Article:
In Form Wiesberger To Go One Better In Malaysia
Maybank Malaysian Open
After finishing tied for 2nd behind Lee Westwood here last year, Bernd Wiesberger is aiming to go one better than Maybank Malaysian Open this week…
This is the seventeenth staging of the Malaysian Open since it was co-sanctioned by the European and Asian Tours, although the tournament dates back to 1962. The prize fund has been increased to $3 million this year and the field is a mixture of top European and Asian golfers. It’s worth noting that although no Malaysian has ever won it, three of the last eight editions have been won by Asian players.
At just 7000 yards, the course at the Kuala Lumpur Golf and Country Club is shorter than most and past experience suggests that accuracy and distance off the tee aren’t that important. Punters should look for golfers who are accurate with the irons and solid with the putter. Experience of the grainy greens is also valuable, as is an ability to cope with the humidity and rain delays. Downpours are a distinct possibility.
In The Bunker
Lee Westwood won this event last year, and heads east as the clear antepost favourite, following a top ten finish at the Dubai Desert Classic, but I think we can oppose him this week. A final round 72 that saw him slip down the leaderboard in Dubai was a slight concern, but his price is a more significant problem. At 13/2 he’s just too short, and there are others in equally good form, who offer better value.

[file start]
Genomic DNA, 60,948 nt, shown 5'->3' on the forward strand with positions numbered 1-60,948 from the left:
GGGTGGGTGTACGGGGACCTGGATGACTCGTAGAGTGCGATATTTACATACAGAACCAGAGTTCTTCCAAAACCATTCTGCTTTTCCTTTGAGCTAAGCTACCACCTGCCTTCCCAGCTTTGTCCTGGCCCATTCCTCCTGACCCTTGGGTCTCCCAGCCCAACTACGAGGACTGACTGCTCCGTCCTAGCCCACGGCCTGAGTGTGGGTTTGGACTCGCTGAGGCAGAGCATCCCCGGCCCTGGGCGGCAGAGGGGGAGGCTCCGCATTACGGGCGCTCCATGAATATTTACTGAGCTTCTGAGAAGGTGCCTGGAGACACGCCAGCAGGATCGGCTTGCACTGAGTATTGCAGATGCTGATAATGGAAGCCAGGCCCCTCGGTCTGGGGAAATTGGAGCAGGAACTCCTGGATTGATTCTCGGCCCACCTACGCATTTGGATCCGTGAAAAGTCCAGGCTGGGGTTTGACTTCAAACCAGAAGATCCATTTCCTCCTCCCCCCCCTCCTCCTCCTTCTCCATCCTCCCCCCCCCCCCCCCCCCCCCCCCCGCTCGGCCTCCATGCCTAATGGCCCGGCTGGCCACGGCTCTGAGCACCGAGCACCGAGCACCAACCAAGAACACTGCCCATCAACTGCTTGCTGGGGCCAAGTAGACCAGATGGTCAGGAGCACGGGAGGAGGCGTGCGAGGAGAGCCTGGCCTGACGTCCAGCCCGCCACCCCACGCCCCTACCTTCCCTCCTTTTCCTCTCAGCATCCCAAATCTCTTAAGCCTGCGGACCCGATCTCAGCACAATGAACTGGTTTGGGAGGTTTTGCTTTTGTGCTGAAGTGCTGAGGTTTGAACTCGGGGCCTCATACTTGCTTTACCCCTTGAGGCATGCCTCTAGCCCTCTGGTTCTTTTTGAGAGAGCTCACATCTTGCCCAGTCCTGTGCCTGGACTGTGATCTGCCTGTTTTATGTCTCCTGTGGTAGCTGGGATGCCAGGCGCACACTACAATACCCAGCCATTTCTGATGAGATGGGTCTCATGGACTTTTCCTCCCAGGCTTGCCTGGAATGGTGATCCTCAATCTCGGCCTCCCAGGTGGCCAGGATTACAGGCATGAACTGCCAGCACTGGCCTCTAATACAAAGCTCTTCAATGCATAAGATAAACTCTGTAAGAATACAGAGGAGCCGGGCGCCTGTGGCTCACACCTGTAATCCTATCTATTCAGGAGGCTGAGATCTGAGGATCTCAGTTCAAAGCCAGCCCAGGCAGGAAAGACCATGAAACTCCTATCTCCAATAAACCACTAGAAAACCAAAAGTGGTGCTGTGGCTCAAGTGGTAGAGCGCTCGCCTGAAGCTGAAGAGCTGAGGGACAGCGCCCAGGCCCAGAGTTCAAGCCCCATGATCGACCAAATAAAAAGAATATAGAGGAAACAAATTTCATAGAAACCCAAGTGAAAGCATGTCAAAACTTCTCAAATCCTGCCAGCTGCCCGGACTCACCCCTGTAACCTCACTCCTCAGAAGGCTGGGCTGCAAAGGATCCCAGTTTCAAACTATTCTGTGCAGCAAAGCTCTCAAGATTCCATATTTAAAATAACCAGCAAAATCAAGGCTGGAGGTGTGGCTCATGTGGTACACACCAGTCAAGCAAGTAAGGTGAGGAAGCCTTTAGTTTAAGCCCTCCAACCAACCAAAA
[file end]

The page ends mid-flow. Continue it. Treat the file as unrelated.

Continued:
Top of the list of alternatives to the favourite is Bernd Wiesberger, who has kicked off 2015 in fine style with a string of top ten finishes on the Desert Swing, culminating in a solid fourth in Dubai, where he led the field after a first round 64.
He finished second behind Westwood in Malaysia last year and at odds of 10/1, he is a solid bet to go one better this time round.
Graeme McDowell has set himself the goal of returning to the top ten in 2015 and he started the year in determined fashion in Dubai, holding on to finish in a tie for ninth after a strong start. This is his first attempt at this event since making the top twenty in 2008 and the course is new to him, but he has the game to do well there, and as arguably the classiest player in the field, he’s a stand-out price at 16/1.
The final name to add to your shortlist is Gregory Bourdy, who despite hitting a 66 to finish strongly in Dubai, is still available at a big price this week. That effort followed a solid fifth at the Qatar Masters and he will head to Malaysia with some confidence, having made the top twenty in this event on three of his last four visits, including a second in 2011. At 33/1 he looks good value.